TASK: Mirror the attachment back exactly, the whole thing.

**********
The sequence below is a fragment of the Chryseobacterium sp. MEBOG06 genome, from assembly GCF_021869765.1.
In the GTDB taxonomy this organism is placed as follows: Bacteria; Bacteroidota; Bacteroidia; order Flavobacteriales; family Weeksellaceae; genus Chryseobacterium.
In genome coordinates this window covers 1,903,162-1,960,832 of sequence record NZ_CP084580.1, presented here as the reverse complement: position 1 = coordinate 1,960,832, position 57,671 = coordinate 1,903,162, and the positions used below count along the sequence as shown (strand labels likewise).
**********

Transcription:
The sequence below is a fragment of the Chryseobacterium sp. MEBOG06 genome, from assembly GCF_021869765.1.
In the GTDB taxonomy this organism is placed as follows: Bacteria; Bacteroidota; Bacteroidia; order Flavobacteriales; family Weeksellaceae; genus Chryseobacterium.
In genome coordinates this window covers 1,903,162-1,960,832 of sequence record NZ_CP084580.1, presented here as the reverse complement: position 1 = coordinate 1,960,832, position 57,671 = coordinate 1,903,162, and the positions used below count along the sequence as shown (strand labels likewise).